We see this quality in his sack-fumble that led to a Shane Ray fumble recovery TD to seal the deal on Sunday. Here, he lulls the RT to sleep with a “change-up” rush style…moving slower than usual (on purpose) till at just the right time he speeds up and then sits, dips, and then drives back inward towards QB, Andrew Luck, with an angle that very few players across the League are capable of. The combination of his technical execution (the positions he finds himself in through the path of the patterns he executes from) along with his specific motor potential (rapid eccentric rate of force absorption and isometric ability) to move at this angle relationship (from the ground to the RT) is a rare sight to behold.
Second, that plyo-step! Like, what is that?! Really?!? I am the first to admit that I am notorious for not only allowing a plyo step (some unjustifiably call it a ‘false step’) to emerge on-field but often also encouraging it with my players who are more dynamic in their capabilities. Quite frankly, I find that, at least in these respective players, a plyo step often puts the athlete in a more advantageous position to deliver horizontal force in very short periods of time. Not only that, but it is often also that which naturally & authentically self-organizes for some players during quick reaction situations.
However, even with all of my study, I do not believe there is another player in the entire league that can get the same acceleration projection angles with their plyo step that Miller does. When his rear foot drops back quickly, his whole body lays into a force vector that actually appears as though he’s driving off of sprinter blocks (and on the front-side of this exists a loaded flexed leg ready to hammer back with aggression). He’s able to do all of this because he gets SO coiled on his front lead leg right prior to the ball being snapped by a rapid, eccentric action that causes a stretch reflex to store (and then release) so much more energy. However, this is all only made possible due to his brain and behaviors seeing and knowing when to properly time this coiling action a split-second prior to the snap.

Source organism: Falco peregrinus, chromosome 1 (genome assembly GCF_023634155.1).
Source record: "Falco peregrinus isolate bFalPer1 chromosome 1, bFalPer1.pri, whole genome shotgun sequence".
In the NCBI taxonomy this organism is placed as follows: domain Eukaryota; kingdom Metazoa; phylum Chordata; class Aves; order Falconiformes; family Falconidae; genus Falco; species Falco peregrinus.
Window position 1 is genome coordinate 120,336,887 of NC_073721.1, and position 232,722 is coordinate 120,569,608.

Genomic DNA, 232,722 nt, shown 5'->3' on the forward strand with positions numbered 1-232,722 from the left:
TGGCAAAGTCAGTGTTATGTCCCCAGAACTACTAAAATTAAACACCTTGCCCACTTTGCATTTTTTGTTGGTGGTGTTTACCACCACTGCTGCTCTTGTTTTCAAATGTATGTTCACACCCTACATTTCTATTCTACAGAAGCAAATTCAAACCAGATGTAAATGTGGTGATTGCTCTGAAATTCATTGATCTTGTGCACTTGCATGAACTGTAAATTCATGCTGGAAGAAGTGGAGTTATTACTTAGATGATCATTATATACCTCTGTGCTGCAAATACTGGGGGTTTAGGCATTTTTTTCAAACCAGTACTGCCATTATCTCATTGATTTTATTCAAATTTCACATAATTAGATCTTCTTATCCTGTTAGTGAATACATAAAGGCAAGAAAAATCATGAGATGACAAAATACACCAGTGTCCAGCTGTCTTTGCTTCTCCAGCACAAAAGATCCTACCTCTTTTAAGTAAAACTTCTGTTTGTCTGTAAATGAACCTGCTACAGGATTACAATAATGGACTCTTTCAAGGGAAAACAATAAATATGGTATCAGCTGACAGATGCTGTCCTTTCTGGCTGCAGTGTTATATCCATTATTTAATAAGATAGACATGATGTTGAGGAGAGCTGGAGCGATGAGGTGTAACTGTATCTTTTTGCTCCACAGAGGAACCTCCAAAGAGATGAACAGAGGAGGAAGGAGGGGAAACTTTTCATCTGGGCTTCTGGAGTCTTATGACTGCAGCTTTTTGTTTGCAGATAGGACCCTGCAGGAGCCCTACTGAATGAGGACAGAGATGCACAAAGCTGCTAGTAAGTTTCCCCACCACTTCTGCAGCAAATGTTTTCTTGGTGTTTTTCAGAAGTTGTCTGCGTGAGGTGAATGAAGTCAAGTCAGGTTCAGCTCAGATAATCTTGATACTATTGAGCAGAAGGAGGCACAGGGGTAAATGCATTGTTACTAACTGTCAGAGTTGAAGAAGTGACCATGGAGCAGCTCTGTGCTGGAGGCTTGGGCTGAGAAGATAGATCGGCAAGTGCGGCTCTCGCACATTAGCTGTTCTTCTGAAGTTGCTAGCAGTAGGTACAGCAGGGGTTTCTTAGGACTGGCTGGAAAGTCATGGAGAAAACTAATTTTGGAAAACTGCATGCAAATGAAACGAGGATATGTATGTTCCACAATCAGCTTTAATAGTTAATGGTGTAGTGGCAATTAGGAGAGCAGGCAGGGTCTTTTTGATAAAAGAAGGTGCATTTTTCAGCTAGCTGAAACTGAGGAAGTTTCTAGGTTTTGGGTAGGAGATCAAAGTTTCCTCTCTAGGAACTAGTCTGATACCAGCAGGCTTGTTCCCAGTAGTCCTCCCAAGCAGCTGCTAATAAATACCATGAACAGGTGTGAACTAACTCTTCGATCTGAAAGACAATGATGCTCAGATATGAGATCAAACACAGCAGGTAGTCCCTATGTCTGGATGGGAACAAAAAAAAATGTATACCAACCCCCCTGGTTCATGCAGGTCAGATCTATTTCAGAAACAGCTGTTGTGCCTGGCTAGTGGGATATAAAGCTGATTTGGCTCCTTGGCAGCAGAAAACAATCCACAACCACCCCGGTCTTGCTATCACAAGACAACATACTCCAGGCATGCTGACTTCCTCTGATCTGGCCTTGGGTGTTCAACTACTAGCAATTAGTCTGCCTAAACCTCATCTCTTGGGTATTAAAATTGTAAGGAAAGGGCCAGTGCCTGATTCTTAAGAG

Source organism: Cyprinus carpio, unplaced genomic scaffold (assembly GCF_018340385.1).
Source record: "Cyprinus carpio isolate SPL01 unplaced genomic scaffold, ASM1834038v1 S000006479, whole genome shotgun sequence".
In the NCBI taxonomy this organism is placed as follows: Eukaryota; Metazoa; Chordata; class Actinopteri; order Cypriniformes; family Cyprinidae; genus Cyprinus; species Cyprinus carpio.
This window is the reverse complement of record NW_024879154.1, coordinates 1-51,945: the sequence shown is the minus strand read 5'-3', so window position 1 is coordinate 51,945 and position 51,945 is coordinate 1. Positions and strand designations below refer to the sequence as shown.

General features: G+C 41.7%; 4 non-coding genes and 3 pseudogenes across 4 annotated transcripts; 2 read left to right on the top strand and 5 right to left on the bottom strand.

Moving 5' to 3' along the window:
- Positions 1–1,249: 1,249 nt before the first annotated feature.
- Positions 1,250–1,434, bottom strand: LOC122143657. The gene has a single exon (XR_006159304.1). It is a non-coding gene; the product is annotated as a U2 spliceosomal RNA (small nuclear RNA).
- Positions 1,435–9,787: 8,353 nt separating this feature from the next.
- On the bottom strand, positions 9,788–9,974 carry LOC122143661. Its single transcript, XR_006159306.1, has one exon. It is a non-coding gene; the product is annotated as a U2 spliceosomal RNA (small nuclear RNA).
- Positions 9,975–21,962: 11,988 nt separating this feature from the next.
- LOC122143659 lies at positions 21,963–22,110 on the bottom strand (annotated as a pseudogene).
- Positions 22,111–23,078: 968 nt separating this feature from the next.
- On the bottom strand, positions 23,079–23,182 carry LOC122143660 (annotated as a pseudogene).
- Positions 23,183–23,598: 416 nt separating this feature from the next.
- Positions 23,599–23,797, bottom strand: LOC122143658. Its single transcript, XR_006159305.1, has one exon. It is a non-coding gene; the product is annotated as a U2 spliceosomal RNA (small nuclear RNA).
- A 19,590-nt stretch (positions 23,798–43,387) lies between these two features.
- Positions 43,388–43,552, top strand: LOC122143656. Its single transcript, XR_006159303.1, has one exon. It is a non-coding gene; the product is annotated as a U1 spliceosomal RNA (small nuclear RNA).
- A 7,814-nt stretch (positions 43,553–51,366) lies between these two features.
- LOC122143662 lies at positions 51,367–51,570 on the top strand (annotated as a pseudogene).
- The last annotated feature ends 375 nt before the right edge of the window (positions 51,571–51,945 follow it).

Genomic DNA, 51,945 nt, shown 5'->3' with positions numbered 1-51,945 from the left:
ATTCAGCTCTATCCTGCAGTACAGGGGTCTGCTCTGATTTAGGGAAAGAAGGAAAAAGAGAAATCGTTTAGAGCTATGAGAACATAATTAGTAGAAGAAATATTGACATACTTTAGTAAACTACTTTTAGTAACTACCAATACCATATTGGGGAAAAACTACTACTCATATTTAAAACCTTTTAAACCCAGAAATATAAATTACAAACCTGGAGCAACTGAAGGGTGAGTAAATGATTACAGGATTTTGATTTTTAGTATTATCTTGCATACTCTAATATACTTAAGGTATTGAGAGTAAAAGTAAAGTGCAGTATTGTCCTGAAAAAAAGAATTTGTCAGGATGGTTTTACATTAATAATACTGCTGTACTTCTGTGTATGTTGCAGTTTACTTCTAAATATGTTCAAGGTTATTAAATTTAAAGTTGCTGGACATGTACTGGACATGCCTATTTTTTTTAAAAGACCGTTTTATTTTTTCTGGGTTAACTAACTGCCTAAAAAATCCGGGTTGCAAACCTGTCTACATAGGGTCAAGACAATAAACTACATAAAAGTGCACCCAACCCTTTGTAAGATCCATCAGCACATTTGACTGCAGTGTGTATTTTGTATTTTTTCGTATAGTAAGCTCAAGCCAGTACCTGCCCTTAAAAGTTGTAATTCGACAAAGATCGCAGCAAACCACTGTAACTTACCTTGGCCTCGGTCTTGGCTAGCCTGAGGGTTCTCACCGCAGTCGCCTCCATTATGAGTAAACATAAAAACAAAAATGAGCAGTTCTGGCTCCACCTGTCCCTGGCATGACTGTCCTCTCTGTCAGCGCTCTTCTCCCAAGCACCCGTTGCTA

Last but certainly not least, I see a player who is so masterful that he is out there just solving problems. Throw a movement equation at him and he will reach inside his movement arsenal and solve it. I often quote Siff & Verkhoshansky when I say, “sport is just a problem solving activity in which movement is used to produce the necessary solutions.” Well, Von Miller, in the midst of his performance on Sunday, summarized this quote as well as any player can in less than two minutes worth of highlights at the game’s highest level of qualification.
As I have stated numerous times before, at many levels movement mastery is about possessing a diversity of movement skills so the athlete can remain adaptable and look to match their respective solutions to the peculiar problems at-hand. In the short video above, we see Miller rush the QB with speed around the edge to outclass the RT, a bullrush to overpower the RT, and movement strategies to deceive the RT. He will go executing from a wide and low position on one play (based on the constraints of that problem) to narrow and high on the next…and the thing is, he will do both extraordinarily well. You see, as week 2 proved yet again about Von Miller, this is no one track pony of movement skill…this is quite possibly the most masterful mover currently on the defensive side of the ball in the entire NFL.